Stories to UI (Tue Oct 3, lecture 13)

Homework due for today

Legend: : Participation | : Early | : PDF | : Portfolio | : Zipped

  1. Team Information: Each team creates an entry on the Team Information Table, including: Product Name, TA Coach, Product Reviewer, Url to Trello, Url to your github, Url to your Heroku. Team Deliverable: Updated team information table entry
  2. Paper Prototype: Read this paper about Paper Prototyping. Design a paper prototype for your team’s product. Remember, this is an inidividual assignment, so that we can compare each team member’s vision of what the product might be. We will assess your work based on the care and thought you put into it, not on whether the UI itself is awesome. Deliverable: Readable image of your paper prototype. If you just take a cell phone picture of a drawing in pencil (worst case) it will not be legible.
  3. PA Rails 1: Complete work on PA Rails 1. Work in your portfolio, in a directory called pa_rails. Submit your code as a zip file. Deliverable: Rails app as a zip file. . Begin work on PA Rails 2.

  4. Projects: You should be working or completed steps GIT, DOCUMENTATION, PLANSKEL, SHEMASKEL, BUILDSKEL, STORYSDV, PAPERSDV, SCHEMASDV.

Optional Readings

User Stories

  • Start a list (Trello, Google Sheet etc.)
  • Each story is a minimal “feature” or “scenario” or “use case”
  • We will give you feedback on the wording
  • Keep the list in priority order
  • Not unusual to have 50-100 stories
  • You will not implement all of them
  • Examples from P2PTours
    • “App can be used without an account”
    • “Users without account can search for tourguides”
    • “User can request an account by supplying email and password”
    • “User receives email with link to confirm account”
    • “Registered user can request to be accepted as a tour guide”
    • “Request for tour guide is accompanied by a cell phone number”
    • “There is a web based administrative console”
    • “Requests for tour guide status appear in a queue on the admin console”
    • “Admin console requires a login to access”
    • etc.
  • Discussion: Lets brainstorm user stories for each of the term projects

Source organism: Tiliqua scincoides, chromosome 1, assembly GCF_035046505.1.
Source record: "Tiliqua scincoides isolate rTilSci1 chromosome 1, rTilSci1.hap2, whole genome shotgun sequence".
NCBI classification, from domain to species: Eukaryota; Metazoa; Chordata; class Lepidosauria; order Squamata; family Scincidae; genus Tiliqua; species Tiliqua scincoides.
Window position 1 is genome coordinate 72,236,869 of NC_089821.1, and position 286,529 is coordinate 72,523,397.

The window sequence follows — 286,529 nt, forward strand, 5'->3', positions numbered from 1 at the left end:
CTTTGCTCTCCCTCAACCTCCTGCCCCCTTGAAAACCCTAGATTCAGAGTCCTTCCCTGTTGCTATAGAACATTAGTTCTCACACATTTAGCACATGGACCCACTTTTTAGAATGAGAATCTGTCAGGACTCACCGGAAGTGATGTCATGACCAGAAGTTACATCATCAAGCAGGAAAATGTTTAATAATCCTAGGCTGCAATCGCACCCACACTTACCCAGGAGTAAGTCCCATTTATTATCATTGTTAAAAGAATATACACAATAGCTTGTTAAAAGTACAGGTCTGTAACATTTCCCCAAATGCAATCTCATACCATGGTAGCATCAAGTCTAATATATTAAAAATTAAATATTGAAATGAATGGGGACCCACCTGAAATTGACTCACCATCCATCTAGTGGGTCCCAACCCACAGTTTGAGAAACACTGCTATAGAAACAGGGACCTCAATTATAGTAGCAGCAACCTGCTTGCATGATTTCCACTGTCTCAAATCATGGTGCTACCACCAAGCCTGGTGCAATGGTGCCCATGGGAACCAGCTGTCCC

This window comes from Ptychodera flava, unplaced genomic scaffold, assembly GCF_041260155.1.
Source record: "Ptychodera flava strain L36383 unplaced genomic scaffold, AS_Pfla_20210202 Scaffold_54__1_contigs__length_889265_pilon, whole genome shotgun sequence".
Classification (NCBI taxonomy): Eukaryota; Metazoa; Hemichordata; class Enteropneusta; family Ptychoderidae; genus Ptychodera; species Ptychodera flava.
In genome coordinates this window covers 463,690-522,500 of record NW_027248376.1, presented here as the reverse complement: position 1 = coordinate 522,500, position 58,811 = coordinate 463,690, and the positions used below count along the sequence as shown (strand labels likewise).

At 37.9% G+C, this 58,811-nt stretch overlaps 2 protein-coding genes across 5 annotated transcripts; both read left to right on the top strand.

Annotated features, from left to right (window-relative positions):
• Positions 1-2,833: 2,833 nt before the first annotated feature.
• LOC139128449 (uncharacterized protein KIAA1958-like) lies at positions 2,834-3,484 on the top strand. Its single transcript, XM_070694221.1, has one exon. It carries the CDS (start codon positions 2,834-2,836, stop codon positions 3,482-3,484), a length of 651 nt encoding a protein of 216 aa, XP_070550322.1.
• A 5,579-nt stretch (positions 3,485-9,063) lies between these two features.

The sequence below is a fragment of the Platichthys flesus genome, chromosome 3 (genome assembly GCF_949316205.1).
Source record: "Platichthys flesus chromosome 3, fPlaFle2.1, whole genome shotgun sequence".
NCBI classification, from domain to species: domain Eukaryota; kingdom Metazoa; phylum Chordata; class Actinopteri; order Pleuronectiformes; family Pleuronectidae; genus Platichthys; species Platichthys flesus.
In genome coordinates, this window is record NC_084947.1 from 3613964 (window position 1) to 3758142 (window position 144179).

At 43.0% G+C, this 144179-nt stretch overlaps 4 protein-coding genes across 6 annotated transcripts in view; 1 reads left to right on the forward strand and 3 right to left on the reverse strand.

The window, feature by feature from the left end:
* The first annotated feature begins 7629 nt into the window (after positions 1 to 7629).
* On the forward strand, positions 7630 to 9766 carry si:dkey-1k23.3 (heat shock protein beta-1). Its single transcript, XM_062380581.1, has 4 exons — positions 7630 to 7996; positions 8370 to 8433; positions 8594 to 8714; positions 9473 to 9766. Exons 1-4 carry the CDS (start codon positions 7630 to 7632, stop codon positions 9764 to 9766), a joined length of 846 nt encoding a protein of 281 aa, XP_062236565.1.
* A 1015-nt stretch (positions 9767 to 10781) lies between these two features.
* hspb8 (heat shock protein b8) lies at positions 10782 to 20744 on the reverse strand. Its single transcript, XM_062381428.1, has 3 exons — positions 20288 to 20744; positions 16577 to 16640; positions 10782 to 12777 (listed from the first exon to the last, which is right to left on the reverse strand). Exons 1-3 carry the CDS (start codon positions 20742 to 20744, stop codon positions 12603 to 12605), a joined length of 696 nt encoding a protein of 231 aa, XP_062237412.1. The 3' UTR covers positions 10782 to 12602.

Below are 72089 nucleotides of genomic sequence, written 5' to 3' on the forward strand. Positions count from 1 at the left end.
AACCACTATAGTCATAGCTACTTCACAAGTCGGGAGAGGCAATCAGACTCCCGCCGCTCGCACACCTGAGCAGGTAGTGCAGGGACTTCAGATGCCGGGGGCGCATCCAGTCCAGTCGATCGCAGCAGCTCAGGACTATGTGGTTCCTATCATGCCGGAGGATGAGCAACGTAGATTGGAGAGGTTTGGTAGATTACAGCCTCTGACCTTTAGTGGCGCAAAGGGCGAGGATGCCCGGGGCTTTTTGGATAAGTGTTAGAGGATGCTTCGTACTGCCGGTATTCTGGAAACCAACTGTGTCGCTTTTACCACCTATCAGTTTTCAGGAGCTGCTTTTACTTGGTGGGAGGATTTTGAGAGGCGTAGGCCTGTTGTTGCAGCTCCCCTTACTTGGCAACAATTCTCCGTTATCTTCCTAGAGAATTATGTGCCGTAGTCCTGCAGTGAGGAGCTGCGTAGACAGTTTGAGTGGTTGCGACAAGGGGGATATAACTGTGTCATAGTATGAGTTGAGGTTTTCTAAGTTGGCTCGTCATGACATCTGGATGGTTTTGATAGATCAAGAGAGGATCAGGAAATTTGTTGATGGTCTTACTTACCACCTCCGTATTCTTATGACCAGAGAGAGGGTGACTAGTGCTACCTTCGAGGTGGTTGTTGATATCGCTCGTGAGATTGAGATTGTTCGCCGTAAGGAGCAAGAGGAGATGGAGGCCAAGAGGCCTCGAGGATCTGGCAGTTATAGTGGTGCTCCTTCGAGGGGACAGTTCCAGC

What’s the difference between a mockup and a prototype?

  • Note that hardware and software are very different in this context
  • Mockup typically is static and non-functional
  • Prototype typically is somewhat dynamic and somewhat functional
  • But there is a definite grey area in between
What’s the purpose?
  • It’s a classic MVP testing one ore more hypotheses
  • Therefore the amount of “fidelity” depends on what the hypotheses are
  • Pick the approach that is the cheapest way to check those hypotheses
  • Only create one when the cheaper or more important hypotheses have been tested
(Software) Mockups and Prototypes, from cheap to expensive
  1. Paper sketch
  2. Paper prototype (Paper Prototyping Helper Kit )
  3. Wireframing or general drawing tool (Balsamiq, powerpoint, google drawings, etc.)
  4. Image editing tools (Photoshop and similar)
  5. Real HTML and javascript run in a browser
  6. Live prototype (can be done with Balsamiq
  7. Actual working code

Paper Prototyping

  • There are many media for doing this.
  • Advantages
    • Very cheap which saves money
    • But also makes it less painful when it has to be changed totally
    • Allows a user to take over and cross things out and suggest other ideas
  • You can take this as far as you want.
    • Smaller snippets for the various ui widgets (e.g. drop down menus)
    • Make a “screen flow diagram” by connecting the different sheets of paper with lines showing the transitions
    • It is similar to a movie ‘storyboard’
Here is my example: not good UI.
  • Why I insist on ‘paper prototyping’
  • How ugly can it be?
  • Fast iteration
  • Role of the UX Flow Chart
  • Article:
  • A UX Flow is a simple extension of Paper Prototyping
  • Instead of individual paper prototypes of individual page, we zoom out and view the product with a broader perspective
  • Each page is connected to one or more other with an arrow labeled with the that gesture, event or command, gets the user from one to the other (e.g. “user clicks ‘resend password link’” or “email was successfully sent”)
  • You need to be meticulous and try and cover all the cases BEFORE you start coding.
  • Neatness is not as important as careful thinking about how the user will experience the product

Next Class